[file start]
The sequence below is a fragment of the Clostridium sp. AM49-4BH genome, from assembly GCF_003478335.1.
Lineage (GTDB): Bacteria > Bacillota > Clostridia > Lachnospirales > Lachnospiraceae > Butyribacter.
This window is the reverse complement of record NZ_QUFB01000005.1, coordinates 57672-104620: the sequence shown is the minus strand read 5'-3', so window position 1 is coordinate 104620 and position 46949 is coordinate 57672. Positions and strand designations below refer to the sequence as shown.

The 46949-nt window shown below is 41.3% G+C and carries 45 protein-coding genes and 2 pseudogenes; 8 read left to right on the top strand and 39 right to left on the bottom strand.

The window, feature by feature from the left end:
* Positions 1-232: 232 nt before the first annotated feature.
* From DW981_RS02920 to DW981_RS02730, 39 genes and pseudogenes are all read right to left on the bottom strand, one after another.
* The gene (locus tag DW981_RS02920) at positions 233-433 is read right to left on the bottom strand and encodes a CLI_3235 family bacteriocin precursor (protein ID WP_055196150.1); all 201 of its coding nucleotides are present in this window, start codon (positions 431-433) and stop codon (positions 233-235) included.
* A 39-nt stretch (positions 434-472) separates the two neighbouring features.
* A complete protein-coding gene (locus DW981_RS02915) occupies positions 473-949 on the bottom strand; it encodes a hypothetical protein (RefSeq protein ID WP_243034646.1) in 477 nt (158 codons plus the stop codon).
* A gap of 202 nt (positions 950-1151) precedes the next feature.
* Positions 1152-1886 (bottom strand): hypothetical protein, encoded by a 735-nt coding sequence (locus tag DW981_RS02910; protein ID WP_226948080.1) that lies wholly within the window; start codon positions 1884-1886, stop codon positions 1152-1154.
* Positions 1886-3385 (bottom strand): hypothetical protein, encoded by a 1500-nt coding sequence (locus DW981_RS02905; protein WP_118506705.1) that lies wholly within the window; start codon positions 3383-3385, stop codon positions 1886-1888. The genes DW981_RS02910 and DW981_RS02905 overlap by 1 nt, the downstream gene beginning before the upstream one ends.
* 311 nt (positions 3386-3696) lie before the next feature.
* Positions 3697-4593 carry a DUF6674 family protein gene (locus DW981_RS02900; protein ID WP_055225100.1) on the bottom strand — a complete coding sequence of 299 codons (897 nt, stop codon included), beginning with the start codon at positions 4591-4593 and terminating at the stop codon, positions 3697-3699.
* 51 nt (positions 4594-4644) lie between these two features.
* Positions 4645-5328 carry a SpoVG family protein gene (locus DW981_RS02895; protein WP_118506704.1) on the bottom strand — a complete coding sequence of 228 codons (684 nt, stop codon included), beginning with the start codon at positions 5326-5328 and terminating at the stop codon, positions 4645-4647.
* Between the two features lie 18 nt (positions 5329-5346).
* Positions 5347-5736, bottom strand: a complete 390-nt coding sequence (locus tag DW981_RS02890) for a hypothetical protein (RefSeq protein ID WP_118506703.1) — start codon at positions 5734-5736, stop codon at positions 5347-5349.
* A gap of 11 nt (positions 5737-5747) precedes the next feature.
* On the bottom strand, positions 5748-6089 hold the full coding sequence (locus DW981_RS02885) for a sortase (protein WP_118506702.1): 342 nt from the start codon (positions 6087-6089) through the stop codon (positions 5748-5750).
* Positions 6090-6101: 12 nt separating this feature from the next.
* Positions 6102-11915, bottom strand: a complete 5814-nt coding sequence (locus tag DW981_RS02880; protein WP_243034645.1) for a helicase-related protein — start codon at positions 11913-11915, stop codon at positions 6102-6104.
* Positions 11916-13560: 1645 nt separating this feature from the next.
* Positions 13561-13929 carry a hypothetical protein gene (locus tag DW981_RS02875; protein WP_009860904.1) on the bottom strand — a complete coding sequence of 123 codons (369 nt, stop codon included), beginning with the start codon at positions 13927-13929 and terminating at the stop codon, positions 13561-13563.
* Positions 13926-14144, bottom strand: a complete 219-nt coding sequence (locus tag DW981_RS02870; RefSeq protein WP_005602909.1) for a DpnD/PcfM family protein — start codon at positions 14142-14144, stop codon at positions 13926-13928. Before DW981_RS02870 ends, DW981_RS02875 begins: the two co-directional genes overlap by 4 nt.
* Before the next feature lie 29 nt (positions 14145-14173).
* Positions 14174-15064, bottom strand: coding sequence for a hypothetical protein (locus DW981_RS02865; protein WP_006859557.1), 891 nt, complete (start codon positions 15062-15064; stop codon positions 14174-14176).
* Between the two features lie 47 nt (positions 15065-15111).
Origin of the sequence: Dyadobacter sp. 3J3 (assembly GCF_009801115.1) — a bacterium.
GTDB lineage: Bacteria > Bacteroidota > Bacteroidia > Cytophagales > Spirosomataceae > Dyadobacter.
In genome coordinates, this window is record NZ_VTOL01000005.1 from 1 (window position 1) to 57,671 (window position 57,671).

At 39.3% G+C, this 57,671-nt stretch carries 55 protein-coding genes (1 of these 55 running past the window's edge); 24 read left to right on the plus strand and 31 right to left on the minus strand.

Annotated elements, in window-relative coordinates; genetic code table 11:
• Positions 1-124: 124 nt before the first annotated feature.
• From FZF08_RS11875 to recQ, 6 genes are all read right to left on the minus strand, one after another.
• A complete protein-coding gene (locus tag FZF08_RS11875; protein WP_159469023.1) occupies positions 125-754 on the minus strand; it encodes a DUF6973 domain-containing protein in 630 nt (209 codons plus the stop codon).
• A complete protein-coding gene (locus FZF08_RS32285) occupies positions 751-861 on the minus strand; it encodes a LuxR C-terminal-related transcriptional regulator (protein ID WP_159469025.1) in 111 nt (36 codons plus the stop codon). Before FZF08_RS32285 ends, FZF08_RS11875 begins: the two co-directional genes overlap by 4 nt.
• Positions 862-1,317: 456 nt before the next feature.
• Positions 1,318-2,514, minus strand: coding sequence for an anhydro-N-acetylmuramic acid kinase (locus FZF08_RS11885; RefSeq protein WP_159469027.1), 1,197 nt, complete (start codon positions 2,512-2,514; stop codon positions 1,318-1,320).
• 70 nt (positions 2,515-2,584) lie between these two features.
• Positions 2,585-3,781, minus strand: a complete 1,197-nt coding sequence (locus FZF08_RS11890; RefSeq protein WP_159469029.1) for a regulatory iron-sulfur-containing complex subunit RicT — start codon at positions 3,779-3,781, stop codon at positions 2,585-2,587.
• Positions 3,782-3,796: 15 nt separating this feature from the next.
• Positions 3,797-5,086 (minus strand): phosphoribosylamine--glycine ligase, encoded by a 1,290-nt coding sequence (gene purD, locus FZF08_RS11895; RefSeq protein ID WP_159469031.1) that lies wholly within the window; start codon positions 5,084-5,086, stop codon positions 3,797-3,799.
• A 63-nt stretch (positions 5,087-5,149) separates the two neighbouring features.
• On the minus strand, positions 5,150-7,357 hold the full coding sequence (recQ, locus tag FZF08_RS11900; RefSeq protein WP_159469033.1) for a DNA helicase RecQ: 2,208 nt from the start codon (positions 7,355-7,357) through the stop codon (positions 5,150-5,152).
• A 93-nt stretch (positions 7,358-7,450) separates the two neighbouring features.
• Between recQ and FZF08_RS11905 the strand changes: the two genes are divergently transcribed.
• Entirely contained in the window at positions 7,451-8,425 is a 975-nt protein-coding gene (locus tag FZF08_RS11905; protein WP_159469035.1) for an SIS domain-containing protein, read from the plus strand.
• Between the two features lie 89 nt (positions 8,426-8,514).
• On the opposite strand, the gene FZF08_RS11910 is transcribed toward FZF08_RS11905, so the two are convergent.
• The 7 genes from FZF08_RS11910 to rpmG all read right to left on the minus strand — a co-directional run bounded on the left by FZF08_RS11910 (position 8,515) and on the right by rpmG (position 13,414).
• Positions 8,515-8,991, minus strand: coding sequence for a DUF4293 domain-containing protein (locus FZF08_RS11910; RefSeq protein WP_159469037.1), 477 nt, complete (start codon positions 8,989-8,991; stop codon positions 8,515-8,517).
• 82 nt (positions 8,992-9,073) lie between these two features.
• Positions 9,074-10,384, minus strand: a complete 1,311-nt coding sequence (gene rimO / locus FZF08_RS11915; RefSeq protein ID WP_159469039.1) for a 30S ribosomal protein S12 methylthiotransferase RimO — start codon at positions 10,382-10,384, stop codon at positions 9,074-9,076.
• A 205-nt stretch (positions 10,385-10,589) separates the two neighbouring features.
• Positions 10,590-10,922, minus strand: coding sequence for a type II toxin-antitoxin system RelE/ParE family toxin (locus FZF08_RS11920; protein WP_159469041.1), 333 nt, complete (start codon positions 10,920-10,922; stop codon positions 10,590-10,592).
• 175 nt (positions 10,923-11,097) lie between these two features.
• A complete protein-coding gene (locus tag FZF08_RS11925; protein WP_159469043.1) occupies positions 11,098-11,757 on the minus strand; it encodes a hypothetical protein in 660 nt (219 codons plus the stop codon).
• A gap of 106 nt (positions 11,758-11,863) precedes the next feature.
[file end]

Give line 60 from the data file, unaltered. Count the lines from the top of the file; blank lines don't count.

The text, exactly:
• A gap of 106 nt (positions 11,758-11,863) precedes the next feature.